Private equity loves oil and gas.
The money private-equity firms spent on deals in the oil-and-gas industry reached at least a 20-year high in the first quarter of 2012 -- with eleven mergers and acquisitions worth a total of $11.5 billion, according to a new report from research and consulting firm Pricewaterhouse Coopers. That's up 120 percent from the first quarter of 2011, according to the PwC report.
The study was reported earlier by the Wall Street Journal online.
The increased private-equity interest in natural gas comes as new technology and a surge in gas production have put downward pressure on natural-gas prices, as the WSJ points out. Natural gas prices are at ten-year lows, according to a separate report in Bloomberg.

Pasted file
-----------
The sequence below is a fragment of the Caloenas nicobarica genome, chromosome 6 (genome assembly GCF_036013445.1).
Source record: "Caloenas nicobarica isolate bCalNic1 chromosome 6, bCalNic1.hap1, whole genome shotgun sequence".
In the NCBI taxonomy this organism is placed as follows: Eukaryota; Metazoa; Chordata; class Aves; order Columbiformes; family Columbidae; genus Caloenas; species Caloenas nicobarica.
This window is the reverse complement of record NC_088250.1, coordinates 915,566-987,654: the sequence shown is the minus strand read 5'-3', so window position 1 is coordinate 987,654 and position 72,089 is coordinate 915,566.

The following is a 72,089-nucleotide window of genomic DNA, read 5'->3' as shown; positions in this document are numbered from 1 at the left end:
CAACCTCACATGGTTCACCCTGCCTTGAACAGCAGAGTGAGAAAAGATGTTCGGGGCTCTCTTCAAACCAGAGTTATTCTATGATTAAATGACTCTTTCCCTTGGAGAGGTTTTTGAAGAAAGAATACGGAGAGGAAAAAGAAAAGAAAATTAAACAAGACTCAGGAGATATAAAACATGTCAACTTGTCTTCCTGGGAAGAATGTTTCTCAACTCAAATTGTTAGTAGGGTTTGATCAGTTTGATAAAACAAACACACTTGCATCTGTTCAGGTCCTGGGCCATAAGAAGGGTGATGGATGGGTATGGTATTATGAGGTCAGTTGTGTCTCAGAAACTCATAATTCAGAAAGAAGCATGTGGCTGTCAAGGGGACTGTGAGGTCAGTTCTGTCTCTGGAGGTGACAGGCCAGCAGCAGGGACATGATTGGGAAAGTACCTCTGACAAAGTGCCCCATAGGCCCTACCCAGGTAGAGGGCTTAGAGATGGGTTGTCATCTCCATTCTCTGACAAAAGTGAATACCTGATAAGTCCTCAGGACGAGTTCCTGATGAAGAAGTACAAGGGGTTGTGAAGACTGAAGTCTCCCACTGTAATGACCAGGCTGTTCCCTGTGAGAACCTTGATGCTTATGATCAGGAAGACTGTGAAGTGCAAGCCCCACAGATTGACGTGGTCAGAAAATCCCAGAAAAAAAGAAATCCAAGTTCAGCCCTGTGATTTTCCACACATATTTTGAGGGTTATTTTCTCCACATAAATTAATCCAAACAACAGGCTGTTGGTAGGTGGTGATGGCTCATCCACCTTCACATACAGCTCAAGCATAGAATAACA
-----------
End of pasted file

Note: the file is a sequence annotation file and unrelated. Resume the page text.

At the same time, oil prices have been dropping in recent weeks, too, with the cost of a barrel of crude dipping below $98 today on the New York Mercantile Exchange -- the lowest intraday price since December, according to Reuters.
The dip in prices has forced companies in the oil and natural gas industry to turn to outside sources to finance research and exploration -- hence the boom in private equity activity, according to the WSJ. Since 2011, investors have pumped $18 billion into oil and natural gas exploration and production companies, the WSJ reports.
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